For typical riders in decent physical condition, due to road conditions & hills, plan on lowish average speeds around 14 mph which makes 3 hours of riding. Bring food & water accordingly. About halfway through the ride there’s a little town with a coffee shop, hotel, and a deli called Harbor Mercantile, where you can get food & water.

Ride Scenario

Here’s a typical scenario for a Vashon ride in Autumn 2020:

  • Meet @ 7:40am @ Lincoln Park
  • Park, prep, ride to Ferry
  • Pay fare & walk onto 8:15am ferry
  • Disembark on  Vashon around 8:45am
  • Bike: 4 hours (full route, with extra time to eat or fix a flat)
  • Walk onto return ferry: 12:40 or 13:30
  • Ride back to Lincoln Park

SRAM Bike Brake Stiff Lever

Update: 1 year later

The levers got slow again. Not as stiff as before, just slow to return. On disassembly, the problem wasn’t the pistons, but the seals, which had swelled. Maybe because I put a drop of oil on them when I reassembled them, and oil can have seal swelling additives.

Anyway, all I needed was new seals. But new seals alone are not available, as far as I can tell. You have to buy an entire brake lever rebuild kit! However, I did find replacement pistons that come with new seals, and the pistons are machined aluminum, and they only cost $5-$10 each. Better than OEM quality, and perfect fit.

The brake levers on my MTB have been gradually getting stiffer to operate, more friction in the brake pull with a weaker return upon release. I bought this bike in late 2014 and have bled the brakes and replaced the pads. The lever stiffness has been gradually increasing. On my most recent ride on Tiger Mtn, the brakes were dragging pretty hard because the levers wouldn’t return. This was an incredible PITA on the steep uphills, and risks overheating the brake pads & rotors.

At Tiger summit, one of the other riders mentioned this was a known problem with SRAM hydraulic brake levers. When I got home I checked it out and found that was indeed true. Some people had returned their levers to have SRAM replace under warranty. But they said it was a PITA and took a long time because SRAM support dragged their heels not wanting to admit there was a problem. So I figured it was worth at least trying to fix it myself.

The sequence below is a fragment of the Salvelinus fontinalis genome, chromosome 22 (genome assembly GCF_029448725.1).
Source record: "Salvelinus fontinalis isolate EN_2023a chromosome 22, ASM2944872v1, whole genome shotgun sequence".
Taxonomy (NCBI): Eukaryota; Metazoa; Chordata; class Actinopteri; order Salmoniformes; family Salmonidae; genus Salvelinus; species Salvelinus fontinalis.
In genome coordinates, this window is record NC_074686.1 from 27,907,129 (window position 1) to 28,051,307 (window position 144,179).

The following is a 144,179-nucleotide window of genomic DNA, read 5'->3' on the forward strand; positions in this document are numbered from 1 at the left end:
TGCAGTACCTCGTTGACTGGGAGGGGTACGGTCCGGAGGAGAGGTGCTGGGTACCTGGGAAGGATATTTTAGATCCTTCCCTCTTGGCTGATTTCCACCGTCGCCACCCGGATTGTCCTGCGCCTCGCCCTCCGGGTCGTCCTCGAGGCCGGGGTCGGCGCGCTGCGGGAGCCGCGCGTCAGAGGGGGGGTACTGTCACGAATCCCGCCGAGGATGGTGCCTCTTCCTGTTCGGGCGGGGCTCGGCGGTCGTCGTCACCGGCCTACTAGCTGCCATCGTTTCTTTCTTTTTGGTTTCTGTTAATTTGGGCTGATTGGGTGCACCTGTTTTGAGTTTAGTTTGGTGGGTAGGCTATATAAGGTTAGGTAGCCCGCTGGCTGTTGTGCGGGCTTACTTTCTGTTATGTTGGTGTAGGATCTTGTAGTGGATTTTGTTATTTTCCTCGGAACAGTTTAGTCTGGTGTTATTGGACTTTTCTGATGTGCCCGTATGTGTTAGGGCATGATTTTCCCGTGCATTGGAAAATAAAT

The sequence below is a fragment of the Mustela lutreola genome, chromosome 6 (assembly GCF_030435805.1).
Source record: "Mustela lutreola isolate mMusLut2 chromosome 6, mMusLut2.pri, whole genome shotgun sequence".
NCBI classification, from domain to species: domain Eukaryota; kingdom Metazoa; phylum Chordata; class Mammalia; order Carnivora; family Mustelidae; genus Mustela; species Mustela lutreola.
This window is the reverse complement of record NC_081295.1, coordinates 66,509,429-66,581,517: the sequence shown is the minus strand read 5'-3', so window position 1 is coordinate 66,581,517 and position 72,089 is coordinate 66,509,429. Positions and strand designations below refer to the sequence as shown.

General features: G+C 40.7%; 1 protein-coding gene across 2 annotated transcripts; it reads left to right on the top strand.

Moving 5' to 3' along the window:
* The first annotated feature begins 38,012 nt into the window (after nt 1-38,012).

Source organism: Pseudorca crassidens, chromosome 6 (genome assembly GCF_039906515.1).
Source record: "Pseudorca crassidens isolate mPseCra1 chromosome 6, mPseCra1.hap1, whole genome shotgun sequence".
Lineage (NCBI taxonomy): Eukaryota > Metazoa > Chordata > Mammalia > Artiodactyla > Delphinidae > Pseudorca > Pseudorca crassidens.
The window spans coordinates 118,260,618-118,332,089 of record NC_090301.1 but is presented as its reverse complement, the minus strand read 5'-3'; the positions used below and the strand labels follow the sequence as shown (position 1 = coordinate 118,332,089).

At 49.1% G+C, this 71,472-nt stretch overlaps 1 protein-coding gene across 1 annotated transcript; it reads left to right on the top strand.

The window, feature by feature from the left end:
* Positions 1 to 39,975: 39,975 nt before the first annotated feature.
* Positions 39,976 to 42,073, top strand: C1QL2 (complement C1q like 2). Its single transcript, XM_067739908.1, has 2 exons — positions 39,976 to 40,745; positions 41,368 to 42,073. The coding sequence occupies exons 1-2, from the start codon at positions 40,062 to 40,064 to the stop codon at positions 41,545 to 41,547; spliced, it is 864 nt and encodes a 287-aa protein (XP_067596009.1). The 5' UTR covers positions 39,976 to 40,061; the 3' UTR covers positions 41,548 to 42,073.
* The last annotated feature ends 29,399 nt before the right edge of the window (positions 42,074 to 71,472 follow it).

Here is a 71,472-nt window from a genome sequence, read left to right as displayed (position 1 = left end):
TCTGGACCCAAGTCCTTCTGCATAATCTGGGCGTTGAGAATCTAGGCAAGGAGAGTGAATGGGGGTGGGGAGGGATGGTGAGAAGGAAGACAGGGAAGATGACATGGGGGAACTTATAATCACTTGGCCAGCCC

There are several YouTube videos about this. Here is one I found useful:

Here’s a summary of the problem and fix. Each brake lever has a small master cylinder inside, a piston with rubber seals. The piston is made of plastic and the cylinder is metal. Inside the master cylinder there is also a spring that pushes back against the piston to help it return to the neutral position. When the entire assembly gets warm/hot, the piston expands more than the cylinder, scuffing against the inside of the cylinder, increasing friction and getting stuck. It gets stuck so hard that the spring can’t push it back.

The solution is to remove the master cylinder piston and use fine (600#) emery paper to scrub off edge material (gently, smoothly, evenly), making it slightly smaller in diameter. To do this you must remove the brake lever from the hose, drain the brake fluid from the lever, disassemble the lever, remove the piston and its rubber seals, sand it down until it freely slides back & forth in the cylinder, clean everything up, reassemble it, then re-bleed the brakes. The procedure is tedious manipulating some tiny parts, and requires an experienced touch sanding down the pistons. But it doesn’t require any special tools, just the usual stuff: torx wrenches, brake bleed syringes, fresh DOT 4 or 5.1 fluid, etc.

The procedure was successful; my brakes are like new again. This took me almost all day, but I hadn’t done it before. I could do it again in less than half a day.

The problem is definitely not about the piston’s rubber seals. I removed those before sanding it, and the piston was super-tight in the cylinder even with the rubber seals removed and the cylinder cleaned. I sanded the piston until it was loose in the cylinder, easily sliding back & forth from gravity just tilting the assembly up and down.

The piston’s rubber seals are tight and one-directionally facing. Remove with care, ensuring you don’t scratch or score them, and ensure they’re facing the right direction when you reinstall. Before reassembling, make sure everything is scrupulously clean. You don’t want sanding dust from the piston or other crud inside your brakes!